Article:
If you’re looking for a tasty way to celebrate National Sandwich Month, this Turkey Avocado Club recipe is a sure bet. Join the club and add this delicious sandwich to your lineup. This recipe comes from Food Network.
- 8 slices whole-grain bread, lightly toasted
- 8 small leaves romaine lettuce
- 1 tomato, cut into 8 slices
- 12 ounces sliced low-sodium deli turkey breast
- 1/2 small English cucumber, sliced
- Toss the onion, vinegar and water in a small bowl and let stand 15 minutes, then drain.
- Cook the turkey bacon until crisp.
- Mash the avocado and yogurt in a different small bowl until smooth. Mix with salt and pepper.
- Spread half of the avocado-yogurt mixture on four slices of bread.
- Add turkey breast, bacon, cucumber and red onion onto the four slices.
- Spread the rest of the avocado mixture on the other slices of bread.
- Set spread-side down on top of the sandwiches.
Recipe credit: Food Network
So simple. So scrumptious. Celebrate National Sandwich Month with the tantalizing Turkey Avocado Club.
Summer and pickles go together like, well, summer and pickles! Pickle slices on burgers, pickle relish on hot dogs, pickle spears with BBQ, or even just a whole pickle on its own. Good eatin’, if we may say so ourselves. Turns out making pickles on your own is super easy, too. See how with this recipe from Food Network star Alton Brown.
- 5½ ounces (about ½ cup) pickling salt
- 1 gallon filtered water
- 3 lbs. pickling cucumbers, 4-6 inches long
- 1 tablespoon black peppercorns
- 1 tablespoon red pepper flakes
- 2 cloves garlic, crushed
- 1 teaspoon dill seed
- 1 large bunch dill
- Stir the salt and water in a pitcher until the salt dissolves.
- Rinse the cucumbers thoroughly. Snip off the blossom end stem.
- Place the peppercorns, pepper flakes, garlic, dill seed and fresh dill into a 1-gallon crock. Add the cucumbers to the crock. Pour the brine mixture over the cucumbers. Pour the remaining water into a 1-gallon plastic bag and seal. Place the bag on top of the pickles making sure that all of them are completely submerged in the brine. Set in a cool, dry place.
- Check the crock after 3 days. Do you see bubbles rising to the top of the crock? Awesome, fermentation has begun! Check the crock daily and skim off any scum that forms. If scum forms on the plastic bag, rinse it off and return to the top of the crock.
- The fermentation is complete when the bubbles have stopped rising. This should take approximately 6 to 7 days. Once fermentation is complete, cover the crock loosely and place in the refrigerator for 3 days. Store for up to 2 months in the refrigerator, skimming as needed. If the pickles become soft or start smelling bad, throw them away.
Recipe credit: Alton Brown, Food Network
Planning a long drive with the kiddos in tow? Keep them occupied with puzzles and games from ENERGY KIDS, an initiative from the U.S. Energy Information Administration. Here are a few of our favorites:
- They might not be able to find their shoes, but kids love finding words. Check out the Energy Kids crossword puzzles and word searches.
- Why did the foolish gardener plant a light bulb? He wanted to grow a power plant, of course! Get your kiddos thinking about energy with brain teasers. You can find plenty more gems on the Energy Kids riddle page.
- Going on a long trip? The Energy Ant activity book has plenty of fun energy-related activities to help pass the time.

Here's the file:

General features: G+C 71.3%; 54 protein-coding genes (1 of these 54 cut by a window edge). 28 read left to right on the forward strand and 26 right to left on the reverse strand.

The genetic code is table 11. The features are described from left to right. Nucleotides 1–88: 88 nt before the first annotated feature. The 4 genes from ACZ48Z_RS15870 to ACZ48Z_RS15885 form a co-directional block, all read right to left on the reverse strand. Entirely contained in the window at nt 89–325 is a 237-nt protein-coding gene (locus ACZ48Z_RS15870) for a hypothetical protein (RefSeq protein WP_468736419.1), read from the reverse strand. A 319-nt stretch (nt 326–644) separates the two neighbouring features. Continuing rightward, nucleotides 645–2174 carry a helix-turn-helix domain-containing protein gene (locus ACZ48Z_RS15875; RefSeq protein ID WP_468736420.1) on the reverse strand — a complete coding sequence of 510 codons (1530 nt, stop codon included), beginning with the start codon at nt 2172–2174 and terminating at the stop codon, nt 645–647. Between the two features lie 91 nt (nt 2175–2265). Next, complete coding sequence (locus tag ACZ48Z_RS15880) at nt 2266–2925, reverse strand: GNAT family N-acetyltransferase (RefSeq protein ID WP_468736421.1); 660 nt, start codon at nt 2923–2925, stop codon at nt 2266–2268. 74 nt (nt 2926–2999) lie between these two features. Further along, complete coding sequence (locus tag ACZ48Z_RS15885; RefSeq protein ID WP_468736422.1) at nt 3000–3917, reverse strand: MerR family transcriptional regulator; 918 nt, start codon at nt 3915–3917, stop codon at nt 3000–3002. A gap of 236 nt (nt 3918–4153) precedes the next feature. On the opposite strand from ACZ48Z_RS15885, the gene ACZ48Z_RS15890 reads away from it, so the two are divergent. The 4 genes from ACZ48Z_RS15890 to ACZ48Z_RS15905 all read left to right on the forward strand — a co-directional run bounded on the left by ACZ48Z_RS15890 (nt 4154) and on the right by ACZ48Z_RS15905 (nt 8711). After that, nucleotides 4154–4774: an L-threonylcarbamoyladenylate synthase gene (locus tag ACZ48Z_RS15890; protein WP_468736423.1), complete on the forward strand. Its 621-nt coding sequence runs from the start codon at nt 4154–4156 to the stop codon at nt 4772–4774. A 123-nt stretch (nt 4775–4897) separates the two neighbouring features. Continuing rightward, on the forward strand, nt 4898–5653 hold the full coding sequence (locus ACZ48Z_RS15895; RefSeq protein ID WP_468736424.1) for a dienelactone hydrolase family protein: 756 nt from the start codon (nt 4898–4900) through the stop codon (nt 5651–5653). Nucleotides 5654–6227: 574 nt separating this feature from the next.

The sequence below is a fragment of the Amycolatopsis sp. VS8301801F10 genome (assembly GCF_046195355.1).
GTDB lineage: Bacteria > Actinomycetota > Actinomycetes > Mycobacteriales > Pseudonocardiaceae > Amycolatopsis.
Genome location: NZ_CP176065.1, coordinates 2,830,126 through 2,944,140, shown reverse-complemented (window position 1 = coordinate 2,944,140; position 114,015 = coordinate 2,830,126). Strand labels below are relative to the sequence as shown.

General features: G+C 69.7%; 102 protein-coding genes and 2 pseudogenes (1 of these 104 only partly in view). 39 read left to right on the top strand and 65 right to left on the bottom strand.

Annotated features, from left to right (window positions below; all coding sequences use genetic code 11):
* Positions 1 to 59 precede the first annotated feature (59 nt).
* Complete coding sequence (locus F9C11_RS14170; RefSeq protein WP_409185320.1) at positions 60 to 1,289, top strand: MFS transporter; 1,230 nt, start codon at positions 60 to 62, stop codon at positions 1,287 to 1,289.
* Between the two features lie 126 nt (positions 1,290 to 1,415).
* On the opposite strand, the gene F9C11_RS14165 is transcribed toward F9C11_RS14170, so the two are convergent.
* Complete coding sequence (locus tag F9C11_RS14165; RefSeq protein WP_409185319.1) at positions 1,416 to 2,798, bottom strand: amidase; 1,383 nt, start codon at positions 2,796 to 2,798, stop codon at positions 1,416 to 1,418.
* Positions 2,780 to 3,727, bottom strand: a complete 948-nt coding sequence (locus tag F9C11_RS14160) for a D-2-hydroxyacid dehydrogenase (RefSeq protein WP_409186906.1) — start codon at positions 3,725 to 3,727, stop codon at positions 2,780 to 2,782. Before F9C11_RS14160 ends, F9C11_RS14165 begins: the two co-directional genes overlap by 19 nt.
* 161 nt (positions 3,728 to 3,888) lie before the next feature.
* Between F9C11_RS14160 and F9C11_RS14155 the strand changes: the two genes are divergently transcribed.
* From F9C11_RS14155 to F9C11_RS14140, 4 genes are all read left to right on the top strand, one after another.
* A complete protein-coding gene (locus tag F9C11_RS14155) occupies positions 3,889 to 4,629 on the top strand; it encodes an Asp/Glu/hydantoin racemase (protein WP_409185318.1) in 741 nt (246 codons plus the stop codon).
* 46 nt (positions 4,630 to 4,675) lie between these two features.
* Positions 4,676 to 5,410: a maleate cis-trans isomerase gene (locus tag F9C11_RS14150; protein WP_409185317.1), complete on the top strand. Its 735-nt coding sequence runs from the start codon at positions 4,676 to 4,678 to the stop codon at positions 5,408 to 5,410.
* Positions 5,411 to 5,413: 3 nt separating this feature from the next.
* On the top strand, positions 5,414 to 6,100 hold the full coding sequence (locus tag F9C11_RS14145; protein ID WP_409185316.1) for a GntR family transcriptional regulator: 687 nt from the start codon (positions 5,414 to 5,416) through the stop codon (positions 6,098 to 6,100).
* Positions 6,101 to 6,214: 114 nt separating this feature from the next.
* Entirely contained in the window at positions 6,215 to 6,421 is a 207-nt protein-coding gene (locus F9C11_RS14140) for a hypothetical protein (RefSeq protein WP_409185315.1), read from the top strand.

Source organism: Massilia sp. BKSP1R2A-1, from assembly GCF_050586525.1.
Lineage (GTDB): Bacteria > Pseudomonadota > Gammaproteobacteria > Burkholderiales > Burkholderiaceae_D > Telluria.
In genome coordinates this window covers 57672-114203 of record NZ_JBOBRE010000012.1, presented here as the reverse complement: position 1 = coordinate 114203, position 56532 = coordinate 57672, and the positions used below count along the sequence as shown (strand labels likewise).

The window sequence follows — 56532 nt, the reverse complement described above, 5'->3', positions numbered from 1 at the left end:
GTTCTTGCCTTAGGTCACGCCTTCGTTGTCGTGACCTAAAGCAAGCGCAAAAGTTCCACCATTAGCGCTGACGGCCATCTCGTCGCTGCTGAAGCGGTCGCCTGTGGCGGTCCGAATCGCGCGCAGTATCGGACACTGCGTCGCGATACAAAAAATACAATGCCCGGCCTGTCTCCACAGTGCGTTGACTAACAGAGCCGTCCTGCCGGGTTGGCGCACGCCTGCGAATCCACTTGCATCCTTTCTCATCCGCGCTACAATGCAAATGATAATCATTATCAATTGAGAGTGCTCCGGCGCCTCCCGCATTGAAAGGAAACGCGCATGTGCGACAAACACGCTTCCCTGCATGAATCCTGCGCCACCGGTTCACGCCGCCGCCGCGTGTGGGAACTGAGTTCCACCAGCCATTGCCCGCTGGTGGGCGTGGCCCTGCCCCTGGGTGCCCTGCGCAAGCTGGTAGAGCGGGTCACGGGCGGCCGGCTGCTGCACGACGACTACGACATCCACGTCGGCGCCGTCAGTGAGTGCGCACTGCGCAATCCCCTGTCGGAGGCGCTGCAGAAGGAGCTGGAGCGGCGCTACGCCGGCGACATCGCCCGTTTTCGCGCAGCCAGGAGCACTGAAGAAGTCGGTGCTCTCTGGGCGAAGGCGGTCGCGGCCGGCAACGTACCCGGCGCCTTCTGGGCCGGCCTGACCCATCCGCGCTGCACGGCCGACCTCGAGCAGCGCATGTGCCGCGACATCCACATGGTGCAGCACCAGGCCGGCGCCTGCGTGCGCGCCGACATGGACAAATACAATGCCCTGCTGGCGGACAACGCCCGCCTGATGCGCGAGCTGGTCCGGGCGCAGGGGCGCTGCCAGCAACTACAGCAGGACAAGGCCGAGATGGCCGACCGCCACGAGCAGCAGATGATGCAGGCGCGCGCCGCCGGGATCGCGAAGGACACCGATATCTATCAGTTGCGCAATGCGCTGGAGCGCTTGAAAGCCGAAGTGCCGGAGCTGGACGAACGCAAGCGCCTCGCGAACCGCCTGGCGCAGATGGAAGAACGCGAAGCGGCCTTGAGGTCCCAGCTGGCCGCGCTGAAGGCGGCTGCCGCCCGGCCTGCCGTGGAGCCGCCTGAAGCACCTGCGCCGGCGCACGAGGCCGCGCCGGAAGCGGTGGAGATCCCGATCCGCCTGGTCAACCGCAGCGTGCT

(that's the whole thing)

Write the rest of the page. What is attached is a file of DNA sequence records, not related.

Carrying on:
Simply download and print before hitting the road. Happy vacationing from your friends at PSO!
After an action-packed afternoon of summer fun, you’re bound to get hungry. Instead of raiding the cookie jar, try these pineapple coconut energy balls, courtesy of Cupcakes and Kale Chips. They’re healthy, they take no baking (so no energy), and they’re delicious enough to satisfy a sweet tooth.
1 cup whole pitted dates
1 cup quick-cooking rolled oats
½ cup chopped pineapple, drained if you’re using a can
¼ cup ground flax seeds or flaxseed meal
½ cup unsweetened coconut flakes
- Combine all of the ingredients in a food processor and process until it forms a thick paste.
- Using about a tablespoon of the mixture, roll into balls.
- These will be soft, so store in an airtight container in the refrigerator.
- Share with the kids, and have one yourself!
Many of us remember that indelible image: a large jug full of tea, maybe some lemon slices, sitting on the back porch, slowly steeping under the glow of the sun. If you grew up in this part of the country, there’s a good chance you share this memory, whether from childhood or last summer. If it’s been a while, why not renew the tradition? Sun tea is delicious, refreshing, and, of course, energy efficient. No need to waste precious kilowatts boiling water on the stove—the sun does the job better. Here’s a refresher on the basics of sun tea, courtesy of The Pioneer Woman.
1 large glass jug. One with an easy pour spout is preferable.
8 tea bags per gallon of cold water. Any tea will do, whether black or green, caffeinated or herbal.
Liquid sweetener, if desired.
Garnish of choice—citrus, berries, mint, or cucumbers are popular.
- Fill your jug with cold water and add the appropriate number of tea bags. Cover the jug, set outside in the sun.
- Monitor the color of the tea. General timeframe for steeping is between 2–3 hours, but on a particularly hot day you might want to bring it inside after an hour. It’s up to you—leave it out longer for stronger tea, bring it in earlier for a lighter brew.
- Add a liquid sweetener if desired. Honey or agave nectar work well, or you can run hot water over granule sugar to create a simple syrup.
- Add your garnishes to the jug—and to your glass, if desired.
- Pour, grab a seat on the porch, and enjoy!